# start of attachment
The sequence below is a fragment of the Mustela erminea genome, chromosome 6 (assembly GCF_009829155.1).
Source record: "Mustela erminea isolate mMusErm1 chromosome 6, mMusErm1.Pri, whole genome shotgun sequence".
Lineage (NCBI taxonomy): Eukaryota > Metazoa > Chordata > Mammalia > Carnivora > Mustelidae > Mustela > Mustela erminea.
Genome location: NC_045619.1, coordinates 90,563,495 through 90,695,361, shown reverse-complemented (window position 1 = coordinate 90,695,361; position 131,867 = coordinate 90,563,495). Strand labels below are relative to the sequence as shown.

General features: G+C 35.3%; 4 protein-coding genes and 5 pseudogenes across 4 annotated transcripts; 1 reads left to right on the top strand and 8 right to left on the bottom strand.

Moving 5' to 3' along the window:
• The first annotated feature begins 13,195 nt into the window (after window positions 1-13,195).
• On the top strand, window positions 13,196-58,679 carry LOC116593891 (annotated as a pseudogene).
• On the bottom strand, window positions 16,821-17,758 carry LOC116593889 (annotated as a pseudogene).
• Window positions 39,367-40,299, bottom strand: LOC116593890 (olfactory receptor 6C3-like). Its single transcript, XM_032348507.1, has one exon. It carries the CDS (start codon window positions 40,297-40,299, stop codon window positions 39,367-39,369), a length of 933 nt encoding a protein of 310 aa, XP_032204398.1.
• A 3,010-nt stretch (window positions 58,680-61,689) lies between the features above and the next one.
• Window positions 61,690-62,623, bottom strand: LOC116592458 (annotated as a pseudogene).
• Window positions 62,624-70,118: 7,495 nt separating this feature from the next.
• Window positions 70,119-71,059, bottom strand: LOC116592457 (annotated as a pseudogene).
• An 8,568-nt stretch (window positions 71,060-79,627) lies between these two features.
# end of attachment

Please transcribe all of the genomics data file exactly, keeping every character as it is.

The sequence below is a fragment of the Mustela erminea genome, chromosome 6 (assembly GCF_009829155.1).
Source record: "Mustela erminea isolate mMusErm1 chromosome 6, mMusErm1.Pri, whole genome shotgun sequence".
Lineage (NCBI taxonomy): Eukaryota > Metazoa > Chordata > Mammalia > Carnivora > Mustelidae > Mustela > Mustela erminea.
Genome location: NC_045619.1, coordinates 90,563,495 through 90,695,361, shown reverse-complemented (window position 1 = coordinate 90,695,361; position 131,867 = coordinate 90,563,495). Strand labels below are relative to the sequence as shown.

General features: G+C 35.3%; 4 protein-coding genes and 5 pseudogenes across 4 annotated transcripts; 1 reads left to right on the top strand and 8 right to left on the bottom strand.

Moving 5' to 3' along the window:
• The first annotated feature begins 13,195 nt into the window (after window positions 1-13,195).
• On the top strand, window positions 13,196-58,679 carry LOC116593891 (annotated as a pseudogene).
• On the bottom strand, window positions 16,821-17,758 carry LOC116593889 (annotated as a pseudogene).
• Window positions 39,367-40,299, bottom strand: LOC116593890 (olfactory receptor 6C3-like). Its single transcript, XM_032348507.1, has one exon. It carries the CDS (start codon window positions 40,297-40,299, stop codon window positions 39,367-39,369), a length of 933 nt encoding a protein of 310 aa, XP_032204398.1.
• A 3,010-nt stretch (window positions 58,680-61,689) lies between the features above and the next one.
• Window positions 61,690-62,623, bottom strand: LOC116592458 (annotated as a pseudogene).
• Window positions 62,624-70,118: 7,495 nt separating this feature from the next.
• Window positions 70,119-71,059, bottom strand: LOC116592457 (annotated as a pseudogene).
• An 8,568-nt stretch (window positions 71,060-79,627) lies between these two features.